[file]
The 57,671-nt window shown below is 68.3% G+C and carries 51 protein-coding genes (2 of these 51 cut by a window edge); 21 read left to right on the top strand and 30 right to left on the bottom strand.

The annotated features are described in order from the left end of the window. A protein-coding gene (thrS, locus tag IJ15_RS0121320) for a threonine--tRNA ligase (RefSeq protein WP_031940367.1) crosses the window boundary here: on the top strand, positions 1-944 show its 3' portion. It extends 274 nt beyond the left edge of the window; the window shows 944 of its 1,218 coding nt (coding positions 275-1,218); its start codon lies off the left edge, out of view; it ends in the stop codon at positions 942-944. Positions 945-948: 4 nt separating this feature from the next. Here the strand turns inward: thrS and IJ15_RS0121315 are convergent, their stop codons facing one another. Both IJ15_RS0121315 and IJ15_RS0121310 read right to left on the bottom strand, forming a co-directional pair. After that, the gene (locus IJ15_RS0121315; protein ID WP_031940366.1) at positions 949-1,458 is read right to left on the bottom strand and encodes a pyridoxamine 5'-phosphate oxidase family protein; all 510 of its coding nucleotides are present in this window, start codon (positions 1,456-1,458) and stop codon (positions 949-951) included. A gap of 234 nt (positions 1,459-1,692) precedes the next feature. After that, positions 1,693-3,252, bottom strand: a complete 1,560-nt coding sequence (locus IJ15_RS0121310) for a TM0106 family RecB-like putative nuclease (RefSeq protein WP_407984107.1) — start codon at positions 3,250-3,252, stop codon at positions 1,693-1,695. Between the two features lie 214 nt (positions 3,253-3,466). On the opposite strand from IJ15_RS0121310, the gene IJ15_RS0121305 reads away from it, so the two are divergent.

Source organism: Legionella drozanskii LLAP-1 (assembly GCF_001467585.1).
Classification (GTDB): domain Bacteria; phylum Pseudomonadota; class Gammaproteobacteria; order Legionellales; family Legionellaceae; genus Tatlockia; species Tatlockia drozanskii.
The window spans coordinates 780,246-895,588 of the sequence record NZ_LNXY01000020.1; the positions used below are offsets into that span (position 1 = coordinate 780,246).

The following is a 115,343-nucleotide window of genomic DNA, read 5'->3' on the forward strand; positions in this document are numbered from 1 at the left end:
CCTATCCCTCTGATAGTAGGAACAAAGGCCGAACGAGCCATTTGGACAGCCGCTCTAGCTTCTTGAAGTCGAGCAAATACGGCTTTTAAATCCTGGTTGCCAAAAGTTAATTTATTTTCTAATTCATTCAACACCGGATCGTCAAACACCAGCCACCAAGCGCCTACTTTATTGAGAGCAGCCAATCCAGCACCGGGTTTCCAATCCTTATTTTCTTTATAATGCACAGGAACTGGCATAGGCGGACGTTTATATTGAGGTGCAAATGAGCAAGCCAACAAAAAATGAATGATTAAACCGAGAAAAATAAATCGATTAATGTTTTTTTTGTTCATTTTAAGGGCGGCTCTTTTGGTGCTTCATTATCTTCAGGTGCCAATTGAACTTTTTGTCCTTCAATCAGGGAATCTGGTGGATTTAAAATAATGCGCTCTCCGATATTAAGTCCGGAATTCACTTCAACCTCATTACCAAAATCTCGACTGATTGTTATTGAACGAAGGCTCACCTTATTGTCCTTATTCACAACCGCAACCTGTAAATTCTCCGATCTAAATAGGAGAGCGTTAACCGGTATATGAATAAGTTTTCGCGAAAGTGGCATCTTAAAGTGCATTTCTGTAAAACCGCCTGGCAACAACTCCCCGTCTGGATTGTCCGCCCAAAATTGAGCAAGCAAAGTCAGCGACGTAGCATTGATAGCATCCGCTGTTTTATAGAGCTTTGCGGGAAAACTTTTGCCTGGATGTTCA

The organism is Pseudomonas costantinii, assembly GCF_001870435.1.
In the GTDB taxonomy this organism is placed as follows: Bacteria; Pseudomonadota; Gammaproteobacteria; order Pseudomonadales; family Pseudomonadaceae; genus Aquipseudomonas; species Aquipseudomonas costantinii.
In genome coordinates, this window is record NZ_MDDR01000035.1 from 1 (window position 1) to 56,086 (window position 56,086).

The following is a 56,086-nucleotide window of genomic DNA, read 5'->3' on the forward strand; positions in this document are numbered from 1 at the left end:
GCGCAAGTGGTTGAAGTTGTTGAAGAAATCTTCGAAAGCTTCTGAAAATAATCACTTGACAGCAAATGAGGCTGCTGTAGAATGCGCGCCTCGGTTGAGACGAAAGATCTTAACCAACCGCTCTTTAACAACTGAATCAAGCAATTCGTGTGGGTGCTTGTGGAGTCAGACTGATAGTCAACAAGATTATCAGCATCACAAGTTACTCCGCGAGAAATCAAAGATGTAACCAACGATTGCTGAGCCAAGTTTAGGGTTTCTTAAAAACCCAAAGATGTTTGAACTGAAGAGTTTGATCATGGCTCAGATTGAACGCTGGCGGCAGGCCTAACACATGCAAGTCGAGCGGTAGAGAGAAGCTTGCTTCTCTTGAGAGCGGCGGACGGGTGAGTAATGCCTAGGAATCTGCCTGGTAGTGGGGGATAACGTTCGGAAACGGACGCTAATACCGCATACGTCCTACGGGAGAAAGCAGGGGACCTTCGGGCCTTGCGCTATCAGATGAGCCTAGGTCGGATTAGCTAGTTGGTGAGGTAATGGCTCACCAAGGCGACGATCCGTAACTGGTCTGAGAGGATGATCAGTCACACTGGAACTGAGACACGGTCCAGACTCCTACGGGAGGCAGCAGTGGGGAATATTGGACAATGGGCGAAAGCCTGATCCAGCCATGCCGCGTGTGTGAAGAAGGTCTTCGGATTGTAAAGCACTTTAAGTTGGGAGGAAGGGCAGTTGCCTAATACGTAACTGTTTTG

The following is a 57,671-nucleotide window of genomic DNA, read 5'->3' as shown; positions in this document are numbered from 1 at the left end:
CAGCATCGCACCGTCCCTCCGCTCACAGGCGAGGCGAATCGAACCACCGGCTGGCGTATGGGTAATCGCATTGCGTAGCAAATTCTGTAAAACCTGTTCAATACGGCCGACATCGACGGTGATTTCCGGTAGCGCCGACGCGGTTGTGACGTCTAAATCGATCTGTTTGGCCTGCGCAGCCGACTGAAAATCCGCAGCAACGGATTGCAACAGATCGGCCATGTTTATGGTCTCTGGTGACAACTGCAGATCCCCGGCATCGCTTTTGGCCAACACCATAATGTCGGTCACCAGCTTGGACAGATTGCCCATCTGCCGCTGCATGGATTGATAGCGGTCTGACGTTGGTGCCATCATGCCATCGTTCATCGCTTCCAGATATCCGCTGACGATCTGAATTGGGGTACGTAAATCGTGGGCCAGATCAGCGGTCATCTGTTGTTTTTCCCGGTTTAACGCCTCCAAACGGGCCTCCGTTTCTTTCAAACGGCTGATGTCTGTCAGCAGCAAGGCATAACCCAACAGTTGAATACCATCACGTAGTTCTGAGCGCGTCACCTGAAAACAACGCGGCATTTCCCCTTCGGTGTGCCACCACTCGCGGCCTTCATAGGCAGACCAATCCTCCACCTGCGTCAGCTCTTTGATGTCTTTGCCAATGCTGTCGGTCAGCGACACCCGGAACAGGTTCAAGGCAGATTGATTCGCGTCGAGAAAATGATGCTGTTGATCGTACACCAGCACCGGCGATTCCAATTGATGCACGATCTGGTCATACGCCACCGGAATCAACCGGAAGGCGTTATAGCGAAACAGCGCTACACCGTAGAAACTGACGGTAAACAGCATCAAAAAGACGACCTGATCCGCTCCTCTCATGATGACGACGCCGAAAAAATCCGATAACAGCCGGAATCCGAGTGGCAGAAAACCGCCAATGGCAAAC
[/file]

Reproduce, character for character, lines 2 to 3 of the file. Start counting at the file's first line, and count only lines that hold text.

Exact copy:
The annotated features are described in order from the left end of the window. A protein-coding gene (thrS, locus tag IJ15_RS0121320) for a threonine--tRNA ligase (RefSeq protein WP_031940367.1) crosses the window boundary here: on the top strand, positions 1-944 show its 3' portion. It extends 274 nt beyond the left edge of the window; the window shows 944 of its 1,218 coding nt (coding positions 275-1,218); its start codon lies off the left edge, out of view; it ends in the stop codon at positions 942-944. Positions 945-948: 4 nt separating this feature from the next. Here the strand turns inward: thrS and IJ15_RS0121315 are convergent, their stop codons facing one another. Both IJ15_RS0121315 and IJ15_RS0121310 read right to left on the bottom strand, forming a co-directional pair. After that, the gene (locus IJ15_RS0121315; protein ID WP_031940366.1) at positions 949-1,458 is read right to left on the bottom strand and encodes a pyridoxamine 5'-phosphate oxidase family protein; all 510 of its coding nucleotides are present in this window, start codon (positions 1,456-1,458) and stop codon (positions 949-951) included. A gap of 234 nt (positions 1,459-1,692) precedes the next feature. After that, positions 1,693-3,252, bottom strand: a complete 1,560-nt coding sequence (locus IJ15_RS0121310) for a TM0106 family RecB-like putative nuclease (RefSeq protein WP_407984107.1) — start codon at positions 3,250-3,252, stop codon at positions 1,693-1,695. Between the two features lie 214 nt (positions 3,253-3,466). On the opposite strand from IJ15_RS0121310, the gene IJ15_RS0121305 reads away from it, so the two are divergent.

Source organism: Legionella drozanskii LLAP-1 (assembly GCF_001467585.1).